Wednesday, April 11, 2007

"Clear eyes. Full hearts. Can't lose.": Friday Night Lights

And so it ends. Though all signs point to a second season, this episode stood well enough as a story capper that if the show does, indeed, get canceled, I'll probably be OK, even if the finale wasn't quite the great episode that so many of the preceding were (and, honestly, most of it was well-nigh perfect -- I'm just unsure on a couple of small story choices). It was a suitable ending and a fine point of closure for one epic story, and that's enough for me, especially if this is all we get (if it's not all we get, it certainly provides us with some interesting ideas for where next season could go -- no show other than The Wire has survived expanding its scope, but just the idea of seeing some of the new settings sort of tossed up there in the finale is interesting to me).

Let's get to the main thing I DIDN'T like in this episode. Why, exactly, did the Panthers win the big game? I get that there's a need to give a satisfying ending to the passionate fans if the show doesn't come back, and I also get that since Coach Taylor accepted the TMU job, a loss would be TOO depressing for the Dillon faithful, but the winning of the game sort of goes against both the source material for the show and everything that was set up in the show so far, right down to the halftime speech, which seemed to be a way to set the guys up to lose gracefully. Now I was surprised when Smash stretched just enough to score the winning touchdown, but it felt oddly anti-climactic, largely because the game, like so many of the games this season, felt almost like an afterthought. The episode was more interested in the town's response to the game (as it should be) and how so many of the relationships came to breaking points or healing points (the most notable being Lyla and Tyra finding some way to begin a friendship). This was as it should be, and I liked seeing basically every major Dillon character return in this episode (as it really would be in a small town, where everyone caravans together to state). But the win just felt too. . .easy. And that was the first time the sports movie action really got in the way of the larger storyline for me this season. Still, if this is all I get, I guess I'm happier with this ending than a loss. But only marginally.

Other than the Panthers winning, I loved nearly everything else about this episode, from the monumentally great halftime speech to the pregnancy announcement (which I was really dreading from the previews) to the way the camera panned down to catch Tami's bare feet standing on top of her husband's shoe-clad ones. I liked that it let me have a moment with every major character, as if letting me let them go (even if Jason Street's metamorphosis into the greatest coach ever continues to be a little sudden). It was striking to think of how far all of these characters have come from the stereotypes they started the season as, particularly Buddy Garrity and Tyra Collette, the two characters I took the longest to warm up to. Heck, the show even made me feel rather warmly toward that annoying little kid who showed up in the last handful of episodes to give Riggins some character-building and such.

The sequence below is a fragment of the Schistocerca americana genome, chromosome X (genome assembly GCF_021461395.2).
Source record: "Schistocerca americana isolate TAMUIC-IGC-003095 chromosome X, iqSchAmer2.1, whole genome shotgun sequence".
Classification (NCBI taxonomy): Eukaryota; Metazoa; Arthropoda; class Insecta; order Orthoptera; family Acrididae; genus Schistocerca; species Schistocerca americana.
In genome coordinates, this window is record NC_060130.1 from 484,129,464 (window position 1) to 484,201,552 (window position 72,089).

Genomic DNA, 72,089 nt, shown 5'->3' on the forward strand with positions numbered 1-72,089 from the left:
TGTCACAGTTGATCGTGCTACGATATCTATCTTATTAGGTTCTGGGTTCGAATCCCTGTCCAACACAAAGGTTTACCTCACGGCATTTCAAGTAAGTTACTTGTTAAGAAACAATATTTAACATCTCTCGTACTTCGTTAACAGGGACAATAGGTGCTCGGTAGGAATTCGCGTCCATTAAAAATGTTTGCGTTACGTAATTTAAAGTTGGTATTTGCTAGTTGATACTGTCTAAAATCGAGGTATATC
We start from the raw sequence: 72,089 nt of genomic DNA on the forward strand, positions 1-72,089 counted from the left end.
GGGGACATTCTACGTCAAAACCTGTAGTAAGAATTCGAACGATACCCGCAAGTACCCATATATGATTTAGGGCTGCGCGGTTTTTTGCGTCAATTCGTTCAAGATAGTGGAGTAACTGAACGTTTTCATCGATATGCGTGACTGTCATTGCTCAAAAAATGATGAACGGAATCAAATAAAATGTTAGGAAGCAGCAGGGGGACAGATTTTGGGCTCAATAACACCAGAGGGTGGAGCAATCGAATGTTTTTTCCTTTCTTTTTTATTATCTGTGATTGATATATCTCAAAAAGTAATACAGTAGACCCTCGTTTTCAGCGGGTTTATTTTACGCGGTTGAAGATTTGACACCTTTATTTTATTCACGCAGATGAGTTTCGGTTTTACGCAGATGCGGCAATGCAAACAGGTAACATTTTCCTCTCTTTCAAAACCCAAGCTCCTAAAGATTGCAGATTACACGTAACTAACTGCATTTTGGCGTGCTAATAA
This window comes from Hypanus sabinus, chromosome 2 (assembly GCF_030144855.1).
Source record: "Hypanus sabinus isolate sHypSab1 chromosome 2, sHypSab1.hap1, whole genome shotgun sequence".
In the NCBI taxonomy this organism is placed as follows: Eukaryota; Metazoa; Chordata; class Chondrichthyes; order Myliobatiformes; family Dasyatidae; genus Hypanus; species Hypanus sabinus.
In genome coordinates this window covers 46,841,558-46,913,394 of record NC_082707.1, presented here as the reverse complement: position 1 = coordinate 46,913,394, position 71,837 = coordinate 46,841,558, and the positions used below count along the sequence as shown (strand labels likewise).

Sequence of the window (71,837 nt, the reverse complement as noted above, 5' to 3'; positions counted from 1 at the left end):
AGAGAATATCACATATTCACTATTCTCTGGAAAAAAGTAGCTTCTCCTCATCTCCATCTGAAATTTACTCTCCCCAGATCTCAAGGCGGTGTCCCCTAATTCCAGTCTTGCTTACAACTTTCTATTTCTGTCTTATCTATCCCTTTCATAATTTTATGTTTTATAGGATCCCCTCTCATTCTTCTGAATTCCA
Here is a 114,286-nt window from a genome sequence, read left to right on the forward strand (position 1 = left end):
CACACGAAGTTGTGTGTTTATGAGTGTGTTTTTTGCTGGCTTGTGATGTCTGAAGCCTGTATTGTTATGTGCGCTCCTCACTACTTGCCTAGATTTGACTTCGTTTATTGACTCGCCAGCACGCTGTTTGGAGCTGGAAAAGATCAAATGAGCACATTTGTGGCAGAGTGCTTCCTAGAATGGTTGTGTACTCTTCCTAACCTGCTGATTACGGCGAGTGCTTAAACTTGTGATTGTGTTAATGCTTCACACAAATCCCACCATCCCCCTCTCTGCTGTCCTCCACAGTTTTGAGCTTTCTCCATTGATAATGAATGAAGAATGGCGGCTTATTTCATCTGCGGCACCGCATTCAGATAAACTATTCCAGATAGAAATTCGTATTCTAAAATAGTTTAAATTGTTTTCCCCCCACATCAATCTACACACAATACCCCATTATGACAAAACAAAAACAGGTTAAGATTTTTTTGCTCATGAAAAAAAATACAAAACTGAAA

I love that the Tyra and Landry pairing has headed into a place where Tyra tried to put a grace note on his crush on her (by giving her a kiss on the cheek) without realizing just how much Landry would misinterpret that gesture. I love, love, LOVE that scene when Tami finds out she's pregnant and every possible emotion runs through Connie Britton's eyes (at this rate, Edie Falco is going to have to do something pretty awesome to beat Britton for the SDD Emmys). And I love that Smash played through the pain and nothing bad happened to him (at first, I thought this was blatant cliffhanger fodder, but the writers obviously saw how similar that would be to Street's paralysis and wisely strayed away from that).

But, most of all, I loved the two musical montages. The first, featuring the team arriving in Dallas to Explosions in the Sky's "Your Hand in Mine" (probably their most recognizable song and one that was used to great effect in the movie version of this story). I'm glad they saved this song for this episode, as it was the perfect way to underscore the sheer momentousness of the occasion in the episode.

As good as that was, I liked the Devil Town montage, at the end of the episode, even better. It provided an nice bookend for the season (having turned up much earlier). Seeing the team riding into town in happiness, the drab little buildings of Dillon transformed with the excitement of seeing the team win, was simply perfect, as was every last look we got at everyone of the characters that mattered, standing in the crowd, smiling and beaming. If we have to leave these people here, I'll take it.

And then, hell, they threw in a slow clap to seal the deal. I don't normally like the slow clap, but I went with it here. I might have even joined in had I not been watching with others.

Now, normally, I would write a season review of the show, but since I did over at House Next Door, that piece and this one will have to stand as a cumulative record of the show's first season. So comment on the season as a whole below.

One thing I hope they ditch in season two? The radio announcer guy. He's all right, but he often just underscores things we already know, and he often does so clumsily. It's the show's one seeming concession to playing by the TV "rules," and I'd rather not have it around at all.


Libby said...

I just ...
I love it so much
I don't know what I'm going to do ...

David Sims said...

BTW, Todd, this article explains why the Panthers were victorious:

I dunno why you were that mad about it in the first place, though.

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